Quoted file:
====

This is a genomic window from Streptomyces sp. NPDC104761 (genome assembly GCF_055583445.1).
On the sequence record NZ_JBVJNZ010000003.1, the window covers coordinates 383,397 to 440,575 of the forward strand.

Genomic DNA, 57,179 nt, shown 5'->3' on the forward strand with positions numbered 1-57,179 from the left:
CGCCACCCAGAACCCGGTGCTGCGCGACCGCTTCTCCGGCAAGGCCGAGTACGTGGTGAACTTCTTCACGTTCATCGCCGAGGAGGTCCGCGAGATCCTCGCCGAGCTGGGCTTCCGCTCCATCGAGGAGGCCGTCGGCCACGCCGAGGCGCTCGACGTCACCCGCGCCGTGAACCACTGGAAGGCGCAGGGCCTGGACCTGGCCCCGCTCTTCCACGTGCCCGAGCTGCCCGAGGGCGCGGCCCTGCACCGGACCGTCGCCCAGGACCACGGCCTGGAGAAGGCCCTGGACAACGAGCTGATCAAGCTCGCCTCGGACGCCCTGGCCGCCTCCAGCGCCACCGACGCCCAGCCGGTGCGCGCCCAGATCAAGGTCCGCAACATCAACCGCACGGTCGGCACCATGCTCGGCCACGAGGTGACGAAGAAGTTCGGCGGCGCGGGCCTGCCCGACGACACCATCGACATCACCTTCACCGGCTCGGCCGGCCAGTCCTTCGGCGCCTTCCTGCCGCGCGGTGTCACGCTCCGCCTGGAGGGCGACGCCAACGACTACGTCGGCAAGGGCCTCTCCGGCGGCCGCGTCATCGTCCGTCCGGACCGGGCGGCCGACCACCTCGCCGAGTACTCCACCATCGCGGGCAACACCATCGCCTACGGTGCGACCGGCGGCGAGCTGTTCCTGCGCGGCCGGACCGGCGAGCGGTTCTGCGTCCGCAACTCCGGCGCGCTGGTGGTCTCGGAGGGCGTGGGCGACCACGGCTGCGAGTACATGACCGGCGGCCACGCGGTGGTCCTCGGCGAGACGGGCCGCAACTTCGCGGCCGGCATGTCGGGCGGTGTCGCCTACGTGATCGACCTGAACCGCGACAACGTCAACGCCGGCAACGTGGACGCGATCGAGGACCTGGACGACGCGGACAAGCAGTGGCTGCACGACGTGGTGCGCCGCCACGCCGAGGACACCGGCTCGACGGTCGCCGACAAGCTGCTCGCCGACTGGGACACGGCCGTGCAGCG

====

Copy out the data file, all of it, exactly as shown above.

This is a genomic window from Streptomyces sp. NPDC104761 (genome assembly GCF_055583445.1).
On the sequence record NZ_JBVJNZ010000003.1, the window covers coordinates 383,397 to 440,575 of the forward strand.

Genomic DNA, 57,179 nt, shown 5'->3' on the forward strand with positions numbered 1-57,179 from the left:
CGCCACCCAGAACCCGGTGCTGCGCGACCGCTTCTCCGGCAAGGCCGAGTACGTGGTGAACTTCTTCACGTTCATCGCCGAGGAGGTCCGCGAGATCCTCGCCGAGCTGGGCTTCCGCTCCATCGAGGAGGCCGTCGGCCACGCCGAGGCGCTCGACGTCACCCGCGCCGTGAACCACTGGAAGGCGCAGGGCCTGGACCTGGCCCCGCTCTTCCACGTGCCCGAGCTGCCCGAGGGCGCGGCCCTGCACCGGACCGTCGCCCAGGACCACGGCCTGGAGAAGGCCCTGGACAACGAGCTGATCAAGCTCGCCTCGGACGCCCTGGCCGCCTCCAGCGCCACCGACGCCCAGCCGGTGCGCGCCCAGATCAAGGTCCGCAACATCAACCGCACGGTCGGCACCATGCTCGGCCACGAGGTGACGAAGAAGTTCGGCGGCGCGGGCCTGCCCGACGACACCATCGACATCACCTTCACCGGCTCGGCCGGCCAGTCCTTCGGCGCCTTCCTGCCGCGCGGTGTCACGCTCCGCCTGGAGGGCGACGCCAACGACTACGTCGGCAAGGGCCTCTCCGGCGGCCGCGTCATCGTCCGTCCGGACCGGGCGGCCGACCACCTCGCCGAGTACTCCACCATCGCGGGCAACACCATCGCCTACGGTGCGACCGGCGGCGAGCTGTTCCTGCGCGGCCGGACCGGCGAGCGGTTCTGCGTCCGCAACTCCGGCGCGCTGGTGGTCTCGGAGGGCGTGGGCGACCACGGCTGCGAGTACATGACCGGCGGCCACGCGGTGGTCCTCGGCGAGACGGGCCGCAACTTCGCGGCCGGCATGTCGGGCGGTGTCGCCTACGTGATCGACCTGAACCGCGACAACGTCAACGCCGGCAACGTGGACGCGATCGAGGACCTGGACGACGCGGACAAGCAGTGGCTGCACGACGTGGTGCGCCGCCACGCCGAGGACACCGGCTCGACGGTCGCCGACAAGCTGCTCGCCGACTGGGACACGGCCGTGCAGCG